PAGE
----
Referenced in Guides: Politics, Education, Long Family

Taliaferro, James and family. Papers, 1787-1934 (bulk 1867-1872). 892 items. Location: C:15-17, 98:T, OS:T. Judge and delegate to the Louisiana Secession Convention, associate justice of the Louisiana Supreme Court, newspaper publisher, and Catahoula Parish planter. Papers of Taliaferro and his father, Zachariah. Papers reflect Taliaferro's interest and activity in Louisiana politics; the economic, social, and political conditions in the state during Reconstruction; and his father's legal and business interests. Notable figures mentioned include Joseph Walker, W. P. Kellogg, J. Madison Wells, General W. S. Hancoch, and J. R. G. Pitkin. Earliest papers consist of court documents from Virginia. For further information, see online catalog. Mss. 1001, 1047, 1565.

Referenced in Guides: Politics

Taliaferro, James G., Letters, 1852-1876. 2 microfilm reels. Location: MSS.MF:T. Catahoula Parish, Louisiana, planter, judge, Secession Convention delegate, associate justice of the Louisiana Supreme Court, and newspaper publisher. Letters discuss Taliaferro's involvement with the Secession Convention; politics during the Civil War (1865); Louisiana Supreme Court (1866-1874); Louisiana politics (1861-1874); Mississippi River flood of 1874; fires, cholera, and economic conditions in New Orleans; the visit of the Emperor of Brazil to New Orleans (1876), and plantation operations. For further information, see online catalog. Mss. 1562.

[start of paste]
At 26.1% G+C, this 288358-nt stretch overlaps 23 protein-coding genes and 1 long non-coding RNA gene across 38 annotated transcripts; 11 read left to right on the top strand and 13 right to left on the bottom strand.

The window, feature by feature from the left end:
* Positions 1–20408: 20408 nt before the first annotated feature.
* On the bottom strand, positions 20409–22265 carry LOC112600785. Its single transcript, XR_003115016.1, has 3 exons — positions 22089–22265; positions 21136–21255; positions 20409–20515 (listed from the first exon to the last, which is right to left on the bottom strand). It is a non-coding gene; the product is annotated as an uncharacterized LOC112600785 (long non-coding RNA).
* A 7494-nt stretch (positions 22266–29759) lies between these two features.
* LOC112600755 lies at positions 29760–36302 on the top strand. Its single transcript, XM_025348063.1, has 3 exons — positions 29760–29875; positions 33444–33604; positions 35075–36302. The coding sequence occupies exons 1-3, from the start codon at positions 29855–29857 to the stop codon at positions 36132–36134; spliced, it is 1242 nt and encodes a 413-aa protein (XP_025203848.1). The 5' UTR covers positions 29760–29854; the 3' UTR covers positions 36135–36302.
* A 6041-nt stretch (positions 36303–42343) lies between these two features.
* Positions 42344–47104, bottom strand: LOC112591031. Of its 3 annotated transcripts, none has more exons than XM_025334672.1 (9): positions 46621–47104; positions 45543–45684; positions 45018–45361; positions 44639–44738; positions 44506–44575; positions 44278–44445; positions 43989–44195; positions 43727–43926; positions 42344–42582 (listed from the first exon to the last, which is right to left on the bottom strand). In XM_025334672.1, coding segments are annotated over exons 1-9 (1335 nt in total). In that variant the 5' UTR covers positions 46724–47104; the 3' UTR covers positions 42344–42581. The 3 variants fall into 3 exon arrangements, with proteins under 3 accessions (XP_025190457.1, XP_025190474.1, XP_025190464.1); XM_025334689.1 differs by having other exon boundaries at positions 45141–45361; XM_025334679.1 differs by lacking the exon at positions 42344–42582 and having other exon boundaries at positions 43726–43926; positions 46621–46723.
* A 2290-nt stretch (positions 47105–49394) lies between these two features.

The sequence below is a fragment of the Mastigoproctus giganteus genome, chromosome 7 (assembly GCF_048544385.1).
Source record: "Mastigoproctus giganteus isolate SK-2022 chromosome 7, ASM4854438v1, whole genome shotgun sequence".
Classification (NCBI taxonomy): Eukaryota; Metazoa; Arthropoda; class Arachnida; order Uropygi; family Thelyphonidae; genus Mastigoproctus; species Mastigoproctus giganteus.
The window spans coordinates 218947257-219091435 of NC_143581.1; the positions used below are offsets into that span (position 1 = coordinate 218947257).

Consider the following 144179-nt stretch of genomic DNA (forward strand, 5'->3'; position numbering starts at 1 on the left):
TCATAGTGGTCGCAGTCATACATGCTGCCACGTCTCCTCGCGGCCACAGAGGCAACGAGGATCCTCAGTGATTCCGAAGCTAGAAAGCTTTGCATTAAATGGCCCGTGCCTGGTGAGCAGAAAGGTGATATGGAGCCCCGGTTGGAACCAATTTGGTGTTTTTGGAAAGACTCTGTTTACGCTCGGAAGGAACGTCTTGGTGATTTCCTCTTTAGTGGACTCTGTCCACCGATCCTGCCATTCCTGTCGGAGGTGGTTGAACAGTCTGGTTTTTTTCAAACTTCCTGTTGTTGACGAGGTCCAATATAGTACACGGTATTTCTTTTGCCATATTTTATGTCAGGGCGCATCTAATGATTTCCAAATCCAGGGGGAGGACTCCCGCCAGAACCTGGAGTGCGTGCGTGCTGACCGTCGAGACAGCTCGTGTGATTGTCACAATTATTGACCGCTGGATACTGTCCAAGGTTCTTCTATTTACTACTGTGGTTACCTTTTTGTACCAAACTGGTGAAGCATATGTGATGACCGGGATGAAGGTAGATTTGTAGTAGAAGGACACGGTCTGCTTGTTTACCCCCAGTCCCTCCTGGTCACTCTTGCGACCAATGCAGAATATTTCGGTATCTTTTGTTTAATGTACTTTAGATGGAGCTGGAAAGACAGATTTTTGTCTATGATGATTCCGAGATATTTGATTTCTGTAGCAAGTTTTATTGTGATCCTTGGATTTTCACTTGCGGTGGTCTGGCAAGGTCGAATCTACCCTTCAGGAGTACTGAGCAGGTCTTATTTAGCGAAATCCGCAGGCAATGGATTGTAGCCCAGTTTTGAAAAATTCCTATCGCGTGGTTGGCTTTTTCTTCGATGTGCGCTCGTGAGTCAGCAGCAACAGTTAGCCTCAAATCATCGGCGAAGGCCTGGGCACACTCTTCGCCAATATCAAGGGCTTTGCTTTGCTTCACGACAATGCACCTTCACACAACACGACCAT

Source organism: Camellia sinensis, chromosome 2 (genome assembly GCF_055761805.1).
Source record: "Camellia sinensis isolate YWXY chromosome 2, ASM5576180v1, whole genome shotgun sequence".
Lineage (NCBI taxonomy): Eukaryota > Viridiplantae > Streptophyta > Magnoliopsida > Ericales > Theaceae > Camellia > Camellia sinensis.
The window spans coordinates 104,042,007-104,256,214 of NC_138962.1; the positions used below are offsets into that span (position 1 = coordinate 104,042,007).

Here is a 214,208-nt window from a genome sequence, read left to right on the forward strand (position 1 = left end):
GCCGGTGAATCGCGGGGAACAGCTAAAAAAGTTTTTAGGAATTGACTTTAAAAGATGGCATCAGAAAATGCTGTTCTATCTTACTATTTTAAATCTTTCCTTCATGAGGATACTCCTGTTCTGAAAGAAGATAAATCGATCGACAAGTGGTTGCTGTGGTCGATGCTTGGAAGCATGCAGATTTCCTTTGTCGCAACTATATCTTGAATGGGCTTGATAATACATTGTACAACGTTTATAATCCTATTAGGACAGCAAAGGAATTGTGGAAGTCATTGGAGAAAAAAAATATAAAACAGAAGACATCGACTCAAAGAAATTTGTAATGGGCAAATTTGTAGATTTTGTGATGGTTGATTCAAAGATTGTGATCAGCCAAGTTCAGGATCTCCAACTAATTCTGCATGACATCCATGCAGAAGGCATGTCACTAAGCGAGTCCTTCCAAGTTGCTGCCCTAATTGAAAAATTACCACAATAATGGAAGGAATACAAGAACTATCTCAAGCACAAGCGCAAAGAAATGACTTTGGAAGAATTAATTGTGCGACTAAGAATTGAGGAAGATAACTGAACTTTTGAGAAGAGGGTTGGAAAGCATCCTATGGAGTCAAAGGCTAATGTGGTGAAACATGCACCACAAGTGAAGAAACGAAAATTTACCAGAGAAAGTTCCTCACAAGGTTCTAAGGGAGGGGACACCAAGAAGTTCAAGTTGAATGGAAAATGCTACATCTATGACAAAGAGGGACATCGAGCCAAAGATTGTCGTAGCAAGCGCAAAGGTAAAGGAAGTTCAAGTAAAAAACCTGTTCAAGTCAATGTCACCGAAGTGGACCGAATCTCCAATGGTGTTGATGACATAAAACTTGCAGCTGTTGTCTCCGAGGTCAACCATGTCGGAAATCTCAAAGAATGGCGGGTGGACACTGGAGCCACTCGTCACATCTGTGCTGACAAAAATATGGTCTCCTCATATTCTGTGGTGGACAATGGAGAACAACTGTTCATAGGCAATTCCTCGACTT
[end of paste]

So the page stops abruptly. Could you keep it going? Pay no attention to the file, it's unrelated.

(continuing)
Referenced in Guides: Politics, Plantations, Civil War, Medicine

Taliaferro, Zachariah and James G. Papers,1814-1829, 1867. 45 items. Location: A:57. Owner of a sawmill in Catahoula Parish, Louisiana. Business receipts and legal documents of Zachariah Taliaferro and personal letters to his son, James, from Oliver Stout, classmate at Transylvania University, Lexington, Va., and a Mount Sterling, Ky., physician. Correspondence discusses literature, metaphysics, national politics, contagious disease, and local events. Official statement of registered voters in Louisiana (1867). For further information, see online catalog. Mss. 237.

Referenced in Guides: Politics, Business, Medicine, Literature

Taylor, Cecil G., 1909- interviewee, Oral history interview. 12 sound cassettes (14 hours), Transcript (590 p.). LSU French professor, assistant to the president, dean of arts and sciences, and chancellor. In a series of 8 interviews, Taylor describes his career as a French professor and administrator at LSU. He describes his family background, his education at the University of North Carolina, and his French language studies and Cajun French. He also describes Baton Rouge beginning in the 1930s, Huey Long and Louisiana politics, and the desegregation of education in Louisiana. For further information, see online catalog. Mss. 4700.0071.

Taylor, Miles, 1805-1873. Family Papers, 1821-1954 (bulk 1821-1890). 200 items. Location: U:236, 99. Congressional representative, lawyer, judge, and sugar planter of Assumption Parish, Louisiana. Taylor's son, Thomas, was a sergeant in the 8th Louisiana Volunteers in the Civil War. Collection includes family letters, photographs, manuscript writings, genealogical and biographical materials, and reprints of speeches Taylor made in Congress (1856-1857). Mrs. Taylor's mother lived in Natchez and the collection includes letters between the two of them; and Civil War letters from Thomas Taylor as a prisoner of war in Saratoga Springs, New York. Available (with some omissions) on microfilm 5735: University Publications of America Confederate Military Manuscripts Series B, Reels 18-19. For further information, see online catalog. Mss. 1378, 1448, 1636, .